(TRENTON) — Legislation sponsored by Assembly members Peter J. Barnes III, L. Grace Spencer, Valerie Vainieri Huttle and John F. McKeon that would provide an additional element of relief for women, and even men, who suffer at the hands of gender-motivated violence was approved 55-17-2 by the full Assembly on Monday.
“Gender-motivated violence is still a real and pervasive threat for women,” said Barnes (D-Middlesex), chairman of the Assembly Judiciary Committee. “Victims may suffer for many years with the long-term ramifications of this violence, which are not always remedied by criminal prosecutions. This will provide an additional measure of relief for victims of these types of crimes.”
The bill (A-746) would create a civil cause of action for gender-motivated violence, allowing victims to be awarded actual damages, damages for emotional distress or punitive damages, injunctive relief, or any other appropriate relief. Additionally, a plaintiff who prevails in an action under the bill shall be entitled to reasonable attorney’s fees and costs.
“Victims of gender-based violence often see their lives shattered by the mental and physical trauma that can linger for years,” said Spencer (D-Essex/Union). “Sometimes the effects require medical treatment, therapy, relocation, or any number of other actions. By creating a civil compensation element, victims will have an additional means to pick up the pieces of their life and move on.”
The bill was modeled after the federal “Violence Against Women Act” as well as similar statutes in California and Illinois which provide for a cause of action for gender-motivated violence.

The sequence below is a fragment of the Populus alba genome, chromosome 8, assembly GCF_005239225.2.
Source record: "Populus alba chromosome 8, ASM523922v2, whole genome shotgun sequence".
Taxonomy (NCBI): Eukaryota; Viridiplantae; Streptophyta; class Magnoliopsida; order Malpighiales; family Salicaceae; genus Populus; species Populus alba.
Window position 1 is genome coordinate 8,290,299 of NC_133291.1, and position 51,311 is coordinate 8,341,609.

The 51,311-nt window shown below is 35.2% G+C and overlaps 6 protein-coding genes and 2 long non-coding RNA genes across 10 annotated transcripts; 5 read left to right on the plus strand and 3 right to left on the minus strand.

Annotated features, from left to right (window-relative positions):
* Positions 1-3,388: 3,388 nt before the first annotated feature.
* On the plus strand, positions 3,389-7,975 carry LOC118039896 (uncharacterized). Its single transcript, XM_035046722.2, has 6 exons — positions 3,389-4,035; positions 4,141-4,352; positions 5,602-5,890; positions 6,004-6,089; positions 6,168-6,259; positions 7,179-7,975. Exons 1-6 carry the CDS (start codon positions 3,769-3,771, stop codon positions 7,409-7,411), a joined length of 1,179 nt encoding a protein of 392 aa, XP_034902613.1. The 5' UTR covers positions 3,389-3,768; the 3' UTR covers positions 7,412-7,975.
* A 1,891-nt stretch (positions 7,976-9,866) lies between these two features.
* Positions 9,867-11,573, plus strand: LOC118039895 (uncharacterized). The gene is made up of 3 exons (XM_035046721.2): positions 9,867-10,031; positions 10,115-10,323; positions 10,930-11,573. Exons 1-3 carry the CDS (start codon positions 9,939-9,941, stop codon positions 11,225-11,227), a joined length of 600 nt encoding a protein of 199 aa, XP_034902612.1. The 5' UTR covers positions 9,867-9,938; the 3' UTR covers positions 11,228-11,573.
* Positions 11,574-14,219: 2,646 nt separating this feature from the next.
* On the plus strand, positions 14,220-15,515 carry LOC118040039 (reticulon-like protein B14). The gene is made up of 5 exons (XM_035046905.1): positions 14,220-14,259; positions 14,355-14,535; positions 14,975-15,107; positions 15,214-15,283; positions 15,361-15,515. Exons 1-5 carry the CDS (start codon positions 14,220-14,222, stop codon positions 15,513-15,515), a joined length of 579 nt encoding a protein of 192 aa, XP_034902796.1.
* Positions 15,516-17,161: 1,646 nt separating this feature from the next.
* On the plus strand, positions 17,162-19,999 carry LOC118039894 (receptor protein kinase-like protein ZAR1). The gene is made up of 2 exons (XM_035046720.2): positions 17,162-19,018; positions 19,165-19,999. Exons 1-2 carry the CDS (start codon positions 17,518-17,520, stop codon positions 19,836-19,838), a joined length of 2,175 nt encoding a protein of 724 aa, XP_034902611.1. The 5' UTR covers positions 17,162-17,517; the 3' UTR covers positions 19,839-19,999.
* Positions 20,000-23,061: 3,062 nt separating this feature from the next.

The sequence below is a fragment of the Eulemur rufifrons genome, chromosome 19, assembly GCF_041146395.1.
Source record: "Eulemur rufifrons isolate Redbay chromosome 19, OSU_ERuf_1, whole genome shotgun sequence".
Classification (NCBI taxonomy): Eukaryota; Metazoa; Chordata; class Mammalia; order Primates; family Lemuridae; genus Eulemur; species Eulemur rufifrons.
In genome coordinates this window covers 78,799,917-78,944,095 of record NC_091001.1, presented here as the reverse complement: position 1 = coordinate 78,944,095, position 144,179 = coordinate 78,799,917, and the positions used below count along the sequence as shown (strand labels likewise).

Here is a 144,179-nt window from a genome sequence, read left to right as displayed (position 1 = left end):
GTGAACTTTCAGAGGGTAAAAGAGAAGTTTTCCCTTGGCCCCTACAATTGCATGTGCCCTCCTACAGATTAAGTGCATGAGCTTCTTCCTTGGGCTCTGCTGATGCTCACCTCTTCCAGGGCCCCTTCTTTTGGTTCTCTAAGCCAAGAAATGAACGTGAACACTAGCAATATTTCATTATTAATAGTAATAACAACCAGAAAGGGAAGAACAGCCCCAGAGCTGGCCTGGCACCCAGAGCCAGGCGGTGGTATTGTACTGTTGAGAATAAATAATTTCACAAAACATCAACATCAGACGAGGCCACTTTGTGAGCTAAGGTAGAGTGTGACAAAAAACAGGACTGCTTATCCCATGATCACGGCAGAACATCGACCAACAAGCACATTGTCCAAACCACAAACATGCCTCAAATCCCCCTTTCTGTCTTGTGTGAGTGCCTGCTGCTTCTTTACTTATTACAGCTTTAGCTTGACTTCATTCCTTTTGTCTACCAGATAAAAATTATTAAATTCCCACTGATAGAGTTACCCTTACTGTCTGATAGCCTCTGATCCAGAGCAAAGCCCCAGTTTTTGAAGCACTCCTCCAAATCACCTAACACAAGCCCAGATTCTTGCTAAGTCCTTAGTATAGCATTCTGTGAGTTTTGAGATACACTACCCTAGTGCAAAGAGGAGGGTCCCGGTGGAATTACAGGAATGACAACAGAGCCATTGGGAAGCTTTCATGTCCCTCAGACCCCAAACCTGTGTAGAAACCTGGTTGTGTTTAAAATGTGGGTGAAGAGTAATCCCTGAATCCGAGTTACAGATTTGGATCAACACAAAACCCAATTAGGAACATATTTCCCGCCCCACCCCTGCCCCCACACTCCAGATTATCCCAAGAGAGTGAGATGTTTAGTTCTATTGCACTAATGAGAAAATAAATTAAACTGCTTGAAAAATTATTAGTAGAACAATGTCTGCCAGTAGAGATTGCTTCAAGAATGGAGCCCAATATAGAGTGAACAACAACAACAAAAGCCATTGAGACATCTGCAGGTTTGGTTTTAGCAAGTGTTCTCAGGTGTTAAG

“Ordinarily, a victim of gender violence would have to pursue, potentially, three different legal remedies while trying to cope with emotional and physical trauma,” said Vainieri Huttle (D-Bergen). “Rather than subjecting a victim to a lengthy and cumbersome legal process, this bill essentially creates a more efficient mechanism for them to pursue justice and redress.”
Under the bill, “gender-motivated violence” can mean any of the following: (1) one or more acts that would constitute a criminal offense under the laws of this state that has as an element of use, attempted use, or threatened use of physical force against the person or property of another, committed at least in part based on the gender of the victim, whether or not those acts have resulted in criminal complaints, charges, prosecution, or conviction; or (2) a physical intrusion or physical invasion of a sexual nature under coercive conditions, whether or not those acts have resulted in criminal complaints, charges, prosecution, or conviction.
“This will help empower women to pursue justice for violence aimed at them because of their gender,” said McKeon (D-Essex/Morris). “Hopefully, it will also send a strong message to offenders that as a society we will not tolerate these types of crimes and we are willing to put the full weight of the law behind our words.”
Under the bill, the civil action must commence within two years after the cause of action occurred, except if the victim was a minor at the time the action occurred, then the civil action must be commenced within two years after the person reaches the age of 18. The bill does not require a prior criminal complaint, prosecution or conviction to establish a cause of action.
The measure now awaits consideration by the Senate.